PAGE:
- Working across eight renewable energy projects as a junior power engineer at Globeleq South Africa, Nozi Mobovane finds the complexity of her job exhilarating and satisfying.
- Her role includes mastering engineering skills for both solar and wind technology, exposing her to a broad range of daily challenges.
Although Mbovane is not the only young female engineer in South Africa’s developing renewable energy sector; however, together with her colleague Lenah Mabusela who works on the same team, she is certainly in a minority.
The sector still has a way to go to achieve greater levels of inclusivity and equality. However, with young, dedicated engineers such as Nozi Mbovane, who are working alongside more experienced counterparts to gain experience, the industry is moving in the right direction.
This industry needs talented and capable people … both men and women – Nozi Mbovane
According to Mbovane, the percentage of women in the sector is small compared to men, and “even smaller in leadership levels. Diversity means representation. When there is a fair representation, decisions are made in an inclusive way.”
Nozi Mobovane, junior power engineer, Globeleq South Africa
Additionally, sector-specific mentoring and developmental programmes are already in place to increase diversity and equal opportunity across all levels of the industry, from internships to leadership positions.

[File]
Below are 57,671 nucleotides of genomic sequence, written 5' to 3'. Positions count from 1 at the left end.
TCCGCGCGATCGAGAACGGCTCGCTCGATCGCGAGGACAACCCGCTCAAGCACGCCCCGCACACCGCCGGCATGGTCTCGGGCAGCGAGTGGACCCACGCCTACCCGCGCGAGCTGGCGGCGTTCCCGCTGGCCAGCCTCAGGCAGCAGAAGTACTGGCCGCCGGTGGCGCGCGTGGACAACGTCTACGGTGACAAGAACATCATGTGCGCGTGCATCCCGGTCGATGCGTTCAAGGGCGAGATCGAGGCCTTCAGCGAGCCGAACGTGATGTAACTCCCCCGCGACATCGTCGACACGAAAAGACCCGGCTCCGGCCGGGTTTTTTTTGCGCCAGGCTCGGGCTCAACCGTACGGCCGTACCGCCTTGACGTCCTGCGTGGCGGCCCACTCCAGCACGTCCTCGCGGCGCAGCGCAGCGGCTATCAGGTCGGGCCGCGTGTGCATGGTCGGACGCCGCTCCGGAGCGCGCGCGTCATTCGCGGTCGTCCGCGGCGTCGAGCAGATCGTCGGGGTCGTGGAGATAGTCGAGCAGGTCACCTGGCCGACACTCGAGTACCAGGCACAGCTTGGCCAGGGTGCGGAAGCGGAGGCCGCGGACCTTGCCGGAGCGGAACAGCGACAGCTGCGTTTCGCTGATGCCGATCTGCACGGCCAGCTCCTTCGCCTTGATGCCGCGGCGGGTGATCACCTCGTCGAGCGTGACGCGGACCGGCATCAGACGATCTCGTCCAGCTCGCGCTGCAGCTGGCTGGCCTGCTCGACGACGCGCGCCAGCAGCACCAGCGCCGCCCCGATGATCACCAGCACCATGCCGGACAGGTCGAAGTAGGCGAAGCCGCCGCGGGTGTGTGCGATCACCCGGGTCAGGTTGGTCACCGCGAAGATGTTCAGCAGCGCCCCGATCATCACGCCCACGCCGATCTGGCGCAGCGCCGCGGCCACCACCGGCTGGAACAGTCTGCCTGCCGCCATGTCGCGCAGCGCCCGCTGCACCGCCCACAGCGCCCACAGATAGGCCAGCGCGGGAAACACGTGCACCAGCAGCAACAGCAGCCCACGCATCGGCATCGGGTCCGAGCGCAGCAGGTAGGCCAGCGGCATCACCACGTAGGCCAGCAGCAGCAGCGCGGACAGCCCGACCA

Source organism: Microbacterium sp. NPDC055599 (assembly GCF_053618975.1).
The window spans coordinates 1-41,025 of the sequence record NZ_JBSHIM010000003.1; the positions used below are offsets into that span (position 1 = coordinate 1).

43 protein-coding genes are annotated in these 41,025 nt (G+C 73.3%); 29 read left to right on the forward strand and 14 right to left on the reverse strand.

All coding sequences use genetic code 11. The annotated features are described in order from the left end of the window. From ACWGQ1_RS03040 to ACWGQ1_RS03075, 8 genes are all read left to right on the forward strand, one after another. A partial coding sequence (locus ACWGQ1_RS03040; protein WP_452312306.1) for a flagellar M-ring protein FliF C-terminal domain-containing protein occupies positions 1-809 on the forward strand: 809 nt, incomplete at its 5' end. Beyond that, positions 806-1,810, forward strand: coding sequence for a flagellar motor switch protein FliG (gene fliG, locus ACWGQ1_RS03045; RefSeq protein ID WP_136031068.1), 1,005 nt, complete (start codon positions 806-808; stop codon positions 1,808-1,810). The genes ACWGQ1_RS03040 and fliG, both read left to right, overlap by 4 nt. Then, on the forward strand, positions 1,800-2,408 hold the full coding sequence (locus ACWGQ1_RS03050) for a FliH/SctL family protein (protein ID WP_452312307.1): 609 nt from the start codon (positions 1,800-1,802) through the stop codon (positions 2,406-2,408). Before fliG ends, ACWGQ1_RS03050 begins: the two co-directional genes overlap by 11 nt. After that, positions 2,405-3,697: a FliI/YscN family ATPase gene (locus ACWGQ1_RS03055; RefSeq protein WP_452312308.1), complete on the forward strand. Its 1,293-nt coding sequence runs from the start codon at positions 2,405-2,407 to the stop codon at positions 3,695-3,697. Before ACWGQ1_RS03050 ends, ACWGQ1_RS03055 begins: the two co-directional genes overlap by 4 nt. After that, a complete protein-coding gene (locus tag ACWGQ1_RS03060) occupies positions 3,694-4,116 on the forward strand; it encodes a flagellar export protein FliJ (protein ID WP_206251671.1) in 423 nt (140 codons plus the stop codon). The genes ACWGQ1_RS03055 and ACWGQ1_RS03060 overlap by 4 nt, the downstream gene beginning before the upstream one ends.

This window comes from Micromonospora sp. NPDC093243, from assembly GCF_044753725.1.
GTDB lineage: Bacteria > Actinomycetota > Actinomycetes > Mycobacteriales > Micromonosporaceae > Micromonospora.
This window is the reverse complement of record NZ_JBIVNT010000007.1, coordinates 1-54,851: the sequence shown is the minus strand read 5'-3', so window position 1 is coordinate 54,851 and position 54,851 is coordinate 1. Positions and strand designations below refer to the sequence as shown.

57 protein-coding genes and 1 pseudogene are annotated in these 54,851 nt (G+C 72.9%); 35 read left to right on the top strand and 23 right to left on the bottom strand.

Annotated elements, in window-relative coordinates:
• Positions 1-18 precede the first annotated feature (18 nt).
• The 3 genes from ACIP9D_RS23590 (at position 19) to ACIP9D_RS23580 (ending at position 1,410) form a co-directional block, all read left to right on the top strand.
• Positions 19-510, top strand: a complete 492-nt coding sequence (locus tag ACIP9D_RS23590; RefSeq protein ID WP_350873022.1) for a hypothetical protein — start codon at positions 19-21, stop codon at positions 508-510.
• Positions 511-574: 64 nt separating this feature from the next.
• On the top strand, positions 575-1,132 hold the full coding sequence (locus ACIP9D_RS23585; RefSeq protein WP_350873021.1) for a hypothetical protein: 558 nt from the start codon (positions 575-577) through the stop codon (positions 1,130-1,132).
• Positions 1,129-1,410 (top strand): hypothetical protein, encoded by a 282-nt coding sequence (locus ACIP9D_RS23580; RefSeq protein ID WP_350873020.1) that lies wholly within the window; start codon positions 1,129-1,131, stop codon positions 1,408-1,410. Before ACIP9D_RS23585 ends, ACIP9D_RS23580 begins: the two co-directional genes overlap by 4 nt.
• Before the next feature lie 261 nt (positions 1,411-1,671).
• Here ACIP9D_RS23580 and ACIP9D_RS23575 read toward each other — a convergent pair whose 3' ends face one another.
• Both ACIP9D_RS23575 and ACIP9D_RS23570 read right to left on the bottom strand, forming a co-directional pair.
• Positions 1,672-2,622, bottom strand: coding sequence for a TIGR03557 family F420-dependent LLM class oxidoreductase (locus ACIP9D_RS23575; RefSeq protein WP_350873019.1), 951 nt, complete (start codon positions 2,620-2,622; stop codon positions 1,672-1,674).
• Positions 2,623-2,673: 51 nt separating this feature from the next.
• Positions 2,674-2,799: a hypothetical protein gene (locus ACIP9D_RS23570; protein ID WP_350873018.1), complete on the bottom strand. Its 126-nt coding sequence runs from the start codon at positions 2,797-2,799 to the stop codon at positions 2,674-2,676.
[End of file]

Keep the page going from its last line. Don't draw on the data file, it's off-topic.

The junior engineer adds: “Renewable energy is also a relatively new sector, which is fast-growing and dynamic. This industry needs talented and capable people who can collaborate in order to move the industry forward. That includes both men and women alike.”
This month, together with millions of other South Africans, she looks forward to playing her part in Mandela Day, celebrated on 18 July each year, to commemorate the former president’s birthday.
“Mandela day reminds me of how far we have come as a country in our journey of freedom and equality for all South Africans. As a black person, I have many more opportunities today compared to my parents and grandparents. This is because of Nelson Mandela and other black heroes who fought for our freedom,” states Mbovane.
It’s all about making the world a better place and as the country continues to live amidst the global health pandemic, which affects the poor and vulnerable members of our society the most, this year’s commemorate event is more important than ever.
“Mandela Day also reminds me of the great work that still needs to be done to undo the preconceptions, biases and inequality that we still see today in our society that stems from the apartheid system,” concludes Mbovane
Author: Nicolette Pombo-van Zyl
Nicolette is the editor of ESI Africa. She takes a keen interest in the trends shaping the power & water utility market in Africa along with the projects and local innovations making headline news.
This article was originally published on ESI Africa and is republished with permission with minor editorial changes.